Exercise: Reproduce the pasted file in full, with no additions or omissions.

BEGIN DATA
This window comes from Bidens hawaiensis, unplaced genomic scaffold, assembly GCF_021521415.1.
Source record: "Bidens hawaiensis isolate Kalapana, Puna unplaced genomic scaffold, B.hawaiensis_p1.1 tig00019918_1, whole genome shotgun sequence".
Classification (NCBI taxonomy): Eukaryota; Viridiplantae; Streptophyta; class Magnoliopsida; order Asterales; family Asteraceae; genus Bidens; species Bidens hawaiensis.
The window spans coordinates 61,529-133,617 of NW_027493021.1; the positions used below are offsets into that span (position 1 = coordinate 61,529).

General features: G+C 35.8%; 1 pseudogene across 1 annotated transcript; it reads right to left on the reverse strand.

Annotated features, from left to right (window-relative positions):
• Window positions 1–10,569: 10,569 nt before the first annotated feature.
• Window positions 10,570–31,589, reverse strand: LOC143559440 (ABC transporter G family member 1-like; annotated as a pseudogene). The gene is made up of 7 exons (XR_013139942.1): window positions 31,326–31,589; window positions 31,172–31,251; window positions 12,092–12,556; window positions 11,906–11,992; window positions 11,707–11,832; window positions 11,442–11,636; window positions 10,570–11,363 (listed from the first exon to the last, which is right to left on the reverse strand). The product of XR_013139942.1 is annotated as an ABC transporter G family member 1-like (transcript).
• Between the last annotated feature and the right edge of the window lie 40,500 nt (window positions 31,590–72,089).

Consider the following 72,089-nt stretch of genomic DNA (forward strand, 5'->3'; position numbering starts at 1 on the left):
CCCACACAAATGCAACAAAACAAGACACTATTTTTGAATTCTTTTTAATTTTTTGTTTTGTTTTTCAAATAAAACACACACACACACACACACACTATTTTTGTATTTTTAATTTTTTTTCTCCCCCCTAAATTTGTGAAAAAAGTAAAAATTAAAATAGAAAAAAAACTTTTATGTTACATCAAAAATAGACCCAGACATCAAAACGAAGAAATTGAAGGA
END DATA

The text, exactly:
This window comes from Bidens hawaiensis, unplaced genomic scaffold, assembly GCF_021521415.1.
Source record: "Bidens hawaiensis isolate Kalapana, Puna unplaced genomic scaffold, B.hawaiensis_p1.1 tig00019918_1, whole genome shotgun sequence".
Classification (NCBI taxonomy): Eukaryota; Viridiplantae; Streptophyta; class Magnoliopsida; order Asterales; family Asteraceae; genus Bidens; species Bidens hawaiensis.
The window spans coordinates 61,529-133,617 of NW_027493021.1; the positions used below are offsets into that span (position 1 = coordinate 61,529).

General features: G+C 35.8%; 1 pseudogene across 1 annotated transcript; it reads right to left on the reverse strand.

Annotated features, from left to right (window-relative positions):
• Window positions 1–10,569: 10,569 nt before the first annotated feature.
• Window positions 10,570–31,589, reverse strand: LOC143559440 (ABC transporter G family member 1-like; annotated as a pseudogene). The gene is made up of 7 exons (XR_013139942.1): window positions 31,326–31,589; window positions 31,172–31,251; window positions 12,092–12,556; window positions 11,906–11,992; window positions 11,707–11,832; window positions 11,442–11,636; window positions 10,570–11,363 (listed from the first exon to the last, which is right to left on the reverse strand). The product of XR_013139942.1 is annotated as an ABC transporter G family member 1-like (transcript).
• Between the last annotated feature and the right edge of the window lie 40,500 nt (window positions 31,590–72,089).

Consider the following 72,089-nt stretch of genomic DNA (forward strand, 5'->3'; position numbering starts at 1 on the left):
CCCACACAAATGCAACAAAACAAGACACTATTTTTGAATTCTTTTTAATTTTTTGTTTTGTTTTTCAAATAAAACACACACACACACACACACACTATTTTTGTATTTTTAATTTTTTTTCTCCCCCCTAAATTTGTGAAAAAAGTAAAAATTAAAATAGAAAAAAAACTTTTATGTTACATCAAAAATAGACCCAGACATCAAAACGAAGAAATTGAAGGA